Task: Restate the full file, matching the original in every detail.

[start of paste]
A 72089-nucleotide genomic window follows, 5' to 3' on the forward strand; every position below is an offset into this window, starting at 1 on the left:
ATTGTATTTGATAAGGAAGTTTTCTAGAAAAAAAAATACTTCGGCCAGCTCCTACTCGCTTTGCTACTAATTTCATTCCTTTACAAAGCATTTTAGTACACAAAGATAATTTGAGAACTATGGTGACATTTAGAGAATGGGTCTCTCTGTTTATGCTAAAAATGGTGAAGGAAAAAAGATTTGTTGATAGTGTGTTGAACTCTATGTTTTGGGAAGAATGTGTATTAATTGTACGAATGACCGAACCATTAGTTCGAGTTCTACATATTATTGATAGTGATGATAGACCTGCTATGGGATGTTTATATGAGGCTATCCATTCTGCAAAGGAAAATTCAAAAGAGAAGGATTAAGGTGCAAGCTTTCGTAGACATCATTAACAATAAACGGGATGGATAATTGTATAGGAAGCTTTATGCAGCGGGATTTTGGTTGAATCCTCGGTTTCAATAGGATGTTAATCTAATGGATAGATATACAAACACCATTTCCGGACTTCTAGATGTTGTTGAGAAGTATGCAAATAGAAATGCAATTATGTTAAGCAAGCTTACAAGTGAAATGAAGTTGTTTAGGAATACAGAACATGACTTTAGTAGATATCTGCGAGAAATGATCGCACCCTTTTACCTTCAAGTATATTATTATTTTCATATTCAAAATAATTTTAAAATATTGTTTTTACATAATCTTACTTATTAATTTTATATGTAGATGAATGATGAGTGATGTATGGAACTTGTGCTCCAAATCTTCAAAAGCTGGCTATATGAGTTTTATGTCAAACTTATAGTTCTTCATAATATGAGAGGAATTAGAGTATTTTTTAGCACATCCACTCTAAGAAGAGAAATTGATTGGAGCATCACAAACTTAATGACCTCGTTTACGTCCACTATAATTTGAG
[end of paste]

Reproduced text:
A 72089-nucleotide genomic window follows, 5' to 3' on the forward strand; every position below is an offset into this window, starting at 1 on the left:
ATTGTATTTGATAAGGAAGTTTTCTAGAAAAAAAAATACTTCGGCCAGCTCCTACTCGCTTTGCTACTAATTTCATTCCTTTACAAAGCATTTTAGTACACAAAGATAATTTGAGAACTATGGTGACATTTAGAGAATGGGTCTCTCTGTTTATGCTAAAAATGGTGAAGGAAAAAAGATTTGTTGATAGTGTGTTGAACTCTATGTTTTGGGAAGAATGTGTATTAATTGTACGAATGACCGAACCATTAGTTCGAGTTCTACATATTATTGATAGTGATGATAGACCTGCTATGGGATGTTTATATGAGGCTATCCATTCTGCAAAGGAAAATTCAAAAGAGAAGGATTAAGGTGCAAGCTTTCGTAGACATCATTAACAATAAACGGGATGGATAATTGTATAGGAAGCTTTATGCAGCGGGATTTTGGTTGAATCCTCGGTTTCAATAGGATGTTAATCTAATGGATAGATATACAAACACCATTTCCGGACTTCTAGATGTTGTTGAGAAGTATGCAAATAGAAATGCAATTATGTTAAGCAAGCTTACAAGTGAAATGAAGTTGTTTAGGAATACAGAACATGACTTTAGTAGATATCTGCGAGAAATGATCGCACCCTTTTACCTTCAAGTATATTATTATTTTCATATTCAAAATAATTTTAAAATATTGTTTTTACATAATCTTACTTATTAATTTTATATGTAGATGAATGATGAGTGATGTATGGAACTTGTGCTCCAAATCTTCAAAAGCTGGCTATATGAGTTTTATGTCAAACTTATAGTTCTTCATAATATGAGAGGAATTAGAGTATTTTTTAGCACATCCACTCTAAGAAGAGAAATTGATTGGAGCATCACAAACTTAATGACCTCGTTTACGTCCACTATAATTTGAG